Bitcoin stands apart from other crypto, and what that means for US public policy

United States President Joe Biden’s executive order on digital assets has kickstarted an interagency mission to support financial innovation while protecting American consumers and interests. 

While many industry leaders welcome the constructive tone, some critics hope for a crackdown. We don’t blame them.

Many cryptocurrency projects operate behind thin veils of decentralization. In public, they’re sold on the premise that they distribute power.

Behind the curtains, leaders pull the strings. In the recent case of Wonderland, a serial scammer and felon directed a $1 billion treasury.

Many projects secretly pay influencers to shill their tokens. The price pumps. Insiders dump. Naive investors lose money. 

Sometimes, the shillers are celebrities. And, sometimes, those celebrities leak the surprisingly low cost of their integrity.

Hundreds of projects suffer technical vulnerabilities. Seemingly every week, hackers exploit hidden software bugs. 

The third-largest ever occurred in early February, with $326 million — gone. And then in late March, another $600 million — poof.

To most, cryptocurrencies look the same, like tomatoes pasted in Aisle 9 — only tasteless, useless, and more numerous.

The cynical see the menu of cryptocurrencies as a proxy most-wanted list. Neither group is entirely wrong.

Yet one item on the menu stands apart. It is arguably one of the more important technological advances since the internet, itself. 

Buy it or not, we don’t care. But we three professors do care to bring one simple message: Bitcoin (BTC) is special. It deserves study and discussion.

Bitcoin is genuinely decentralized. Tens of thousands run nodes all around the world. Operating a node is easy; you could do so within the hour with an internet-connected computer and a few hundred gigabytes of storage. 

In 2017, these nodes vetoed a controversial change to Bitcoin that would have upped the network’s centralization by making it harder for ordinary people to run a node. In doing so, they trumped a majority of Bitcoin miners, exchanges and other powerful legacy players.

Bitcoin’s decentralization makes it fair. No foundation enjoys a trademark or governs its monetary policy. 

This contrasts not only with more centralized cryptocurrencies but with the Federal Reserve, itself. In the past year, three Federal Reserve officials have resigned after a series of, let’s say, well-timed trades.

Bitcoin has never had any officials resign in disgrace — it has no such officials. The network automates these jobs away.

Bitcoin’s decentralization also makes it secure. Most money is digital and sits under the thumb of third parties like banks and payment processors. 

But innocent Russian and Canadian citizens remind us that third parties can freeze and seize those balances, especially when subject to state pressure.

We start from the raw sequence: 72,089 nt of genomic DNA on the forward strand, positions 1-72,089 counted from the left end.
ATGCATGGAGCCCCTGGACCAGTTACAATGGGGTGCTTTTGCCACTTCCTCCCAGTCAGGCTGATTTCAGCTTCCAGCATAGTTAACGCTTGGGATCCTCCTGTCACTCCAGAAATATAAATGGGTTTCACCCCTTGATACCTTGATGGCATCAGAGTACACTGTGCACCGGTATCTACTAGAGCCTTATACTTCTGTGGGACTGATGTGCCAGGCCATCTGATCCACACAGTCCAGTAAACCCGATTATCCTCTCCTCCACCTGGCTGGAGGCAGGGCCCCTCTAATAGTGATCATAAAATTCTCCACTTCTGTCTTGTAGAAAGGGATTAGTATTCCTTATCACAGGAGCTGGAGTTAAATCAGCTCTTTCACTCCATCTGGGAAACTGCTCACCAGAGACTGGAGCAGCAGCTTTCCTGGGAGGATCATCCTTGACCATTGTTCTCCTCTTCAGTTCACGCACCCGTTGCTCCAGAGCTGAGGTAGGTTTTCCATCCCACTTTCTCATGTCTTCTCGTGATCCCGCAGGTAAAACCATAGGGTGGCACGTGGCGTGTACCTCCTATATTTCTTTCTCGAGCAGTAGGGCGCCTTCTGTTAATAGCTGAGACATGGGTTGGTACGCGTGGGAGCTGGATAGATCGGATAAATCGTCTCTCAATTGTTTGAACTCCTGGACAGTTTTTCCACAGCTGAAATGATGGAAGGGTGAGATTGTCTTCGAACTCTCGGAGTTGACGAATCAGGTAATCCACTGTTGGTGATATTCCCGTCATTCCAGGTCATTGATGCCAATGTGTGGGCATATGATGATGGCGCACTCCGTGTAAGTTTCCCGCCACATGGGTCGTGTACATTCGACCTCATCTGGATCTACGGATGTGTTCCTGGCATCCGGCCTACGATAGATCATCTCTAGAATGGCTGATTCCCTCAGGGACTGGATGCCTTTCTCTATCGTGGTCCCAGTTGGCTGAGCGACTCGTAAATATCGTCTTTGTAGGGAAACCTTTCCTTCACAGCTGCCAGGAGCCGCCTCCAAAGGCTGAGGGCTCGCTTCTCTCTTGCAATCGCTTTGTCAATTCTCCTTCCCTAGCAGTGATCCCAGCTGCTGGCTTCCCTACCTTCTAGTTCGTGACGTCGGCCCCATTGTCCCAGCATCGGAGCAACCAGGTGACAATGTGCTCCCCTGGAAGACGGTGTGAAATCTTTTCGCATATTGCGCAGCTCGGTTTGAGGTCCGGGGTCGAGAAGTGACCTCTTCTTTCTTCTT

Reliance on third parties jeopardizes funds. Bitcoin participants can hold their own private keys and thereby save and send value without third parties. 

Bitcoin is in a different league than other cryptocurrencies. In the digital age, Bitcoin’s unparalleled level of decentralization makes it the safe haven from state and corporate overreach.

And unlike most other cryptocurrencies, Bitcoin never had a private token sale to venture capitalists or an initial coin offering to enrich insiders. 

Bitcoin is the most widely distributed digital asset. In an important sense, it has no insiders — only early adopters.

The main early adopter, Satoshi Nakamoto, mined about a million Bitcoin (5% of the maximum supply). Satoshi’s holdings are fully visible, and Satoshi never spent a single dime.

With most other cryptocurrencies, the rich get richer, sometimes in hidden ways, and have more say over the network. Not so with Bitcoin.

Whereas some projects move fast and break things, Bitcoin moves slowly but surely. Bugs are rare. Granted, this conservative approach has tradeoffs. 

Upgrades are as rare as bugs. And Bitcoin lacks the flexibility of other platforms. But in exchange, countries and corporations feel secure with Bitcoin on their balance sheets

You may have heard of hacks and stolen Bitcoin. These cases don’t involve weaknesses in Bitcoin, itself. They illustrate instead the pitfalls of insecure key storage or relying on third-party custodians.

Finally, Bitcoin is no scam. It can certainly be used for scams — much like the U.S. dollar, or other digital assets. 

But the Bitcoin network offers final settlement of its native asset, much like the Federal Reserve System offers final settlement of the U.S. dollar. 

People do speculate wildly on the Bitcoin price. Such is the way for early stages of innovation. And people worldwide need it even as privileged Westerners speculate.

First, we must not assume that cryptocurrencies share more in common than they, in fact, do. Bitcoin leads them all precisely because no one leads it. 

The policy must begin here from a place of understanding — not of cryptocurrency, in general, but of Bitcoin, in particular. 

As President Biden’s executive order conveys, digital assets are here to stay. The general category isn’t going anywhere precisely because Bitcoin, itself, isn’t going anywhere. We owe it special attention. Not Bitcoin only, but Bitcoin first.

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